Advertisements promising interest-free loans and free cash are posted throughout the city, but gullible borrowers are discovering that there is nothing free about them.
City officials said the number of “predatory loans” — which boast extremely high interest rates — that are offered to residents as mortgages or credit loans has risen sharply in the city during the last few years, especially among low-income and minority households. As national groups lobby the federal government to make the mortgage market more consumer-friendly, the city is introducing a program to offer financial education to members of the local community and to inform them of the pitfalls of predatory lending.
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James Paley, executive director of the nonprofit Neighborhood Housing Services of New Haven, said predatory lending is commonly found in the sub-prime lending market, which offers high-interest loans to individuals with no or low credit histories because of the high expected risk of default. Predatory lenders, Paley said, market their loans in such a way that borrowers do not fully understand the terms of the lending agreement before they sign.
“[Some contractors] tell the homeowners that they will arrange all the financing, and the homeowners never learn the exact terms of their loans until it is too late,” he said. “With proper education and financial awareness, borrowers will avoid loans that are not in their best interests.”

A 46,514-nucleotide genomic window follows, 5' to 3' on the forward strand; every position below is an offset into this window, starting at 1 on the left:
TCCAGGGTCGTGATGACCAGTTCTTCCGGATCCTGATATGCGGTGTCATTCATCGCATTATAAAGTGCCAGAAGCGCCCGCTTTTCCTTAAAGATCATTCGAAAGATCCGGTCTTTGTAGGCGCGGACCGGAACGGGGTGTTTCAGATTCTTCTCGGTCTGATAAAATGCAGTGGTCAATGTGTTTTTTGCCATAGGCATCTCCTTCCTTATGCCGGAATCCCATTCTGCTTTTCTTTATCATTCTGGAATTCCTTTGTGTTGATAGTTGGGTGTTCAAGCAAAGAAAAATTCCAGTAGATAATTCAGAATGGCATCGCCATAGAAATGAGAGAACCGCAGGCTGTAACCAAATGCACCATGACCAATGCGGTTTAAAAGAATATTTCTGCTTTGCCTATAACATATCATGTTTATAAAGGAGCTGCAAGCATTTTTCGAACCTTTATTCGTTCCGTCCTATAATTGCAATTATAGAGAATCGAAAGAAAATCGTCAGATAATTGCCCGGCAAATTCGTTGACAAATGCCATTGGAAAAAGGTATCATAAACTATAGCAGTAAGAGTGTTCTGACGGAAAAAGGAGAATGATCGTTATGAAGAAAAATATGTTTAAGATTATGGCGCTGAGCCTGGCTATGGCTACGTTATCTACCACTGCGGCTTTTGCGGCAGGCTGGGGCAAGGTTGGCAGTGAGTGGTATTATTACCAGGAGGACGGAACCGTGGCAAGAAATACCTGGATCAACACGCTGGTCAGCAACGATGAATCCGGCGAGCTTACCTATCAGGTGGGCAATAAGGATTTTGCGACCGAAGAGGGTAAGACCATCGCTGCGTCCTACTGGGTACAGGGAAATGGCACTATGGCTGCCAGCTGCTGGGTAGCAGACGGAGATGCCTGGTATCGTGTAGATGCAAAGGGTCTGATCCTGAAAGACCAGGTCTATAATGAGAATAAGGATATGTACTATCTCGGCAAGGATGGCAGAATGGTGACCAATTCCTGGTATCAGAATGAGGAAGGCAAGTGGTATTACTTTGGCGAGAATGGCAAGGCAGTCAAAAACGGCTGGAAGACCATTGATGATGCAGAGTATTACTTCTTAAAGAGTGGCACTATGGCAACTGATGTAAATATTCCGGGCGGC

According to a Consumer Federation of America study, sub-prime loans accounted for nearly a quarter of all loans in New Haven in 2005. The study also reported that almost twice the proportion of African-Americans receive sub-prime loans as did whites.
Ward 20 Alderman Charles Blango said many residents in the city do not understand the details of loan contracts and are often drawn to the first loan offer they receive because they are impatient to purchase their house or car as quickly as possible.
“People target first-time homebuyers,” he said. “When you go for a house, you don’t have a lot of programs that are out there to teach you about predatory lending, to teach you about good rates. What we need to do is more education.”
But Ward 10 Alderman Edward Mattison said that although financial instruction will help the city residents make wiser decisions when borrowing money, he thinks the problem is more fundamental. With house prices high throughout the country and state, many people are encouraged to buy homes they cannot really afford by deceptive advertising, he said.
“They offer rates that are so low in the beginning that people are in the fantasy that they can afford the loans, and it turns out that they can’t,” he said. “The latest scam is the equity growth loan, where as your house increases in value, they increase the size of your mortgage and increase the size of your payments.”
Mattison said he thinks the city, state and federal governments should create their own programs to make it possible for low-income families to buy their own houses.
Sharon Reuss, a spokesperson for the Center for Responsible Lending, a North Carolina-based nonprofit organization, said informing local communities about good borrowing practices is a good short-term solution to the problem. But she said the fault lies fundamentally with lenders who push loans aggressively onto uninformed borrowers, who believe the lender is watching over the best interest of both parties.
“[The loans are] structured to fail, [and] we would say that this is being deliberately done to the lender,” she said. “When there is someone working with the borrowers and their responsibility is not what is in the best interest of the borrower, that’s a problem.”
Reuss said a number of civil rights advocacy groups lobbied in Washington D.C. on Wednesday for a nationwide moratorium on foreclosures, which have risen sharply this year to date.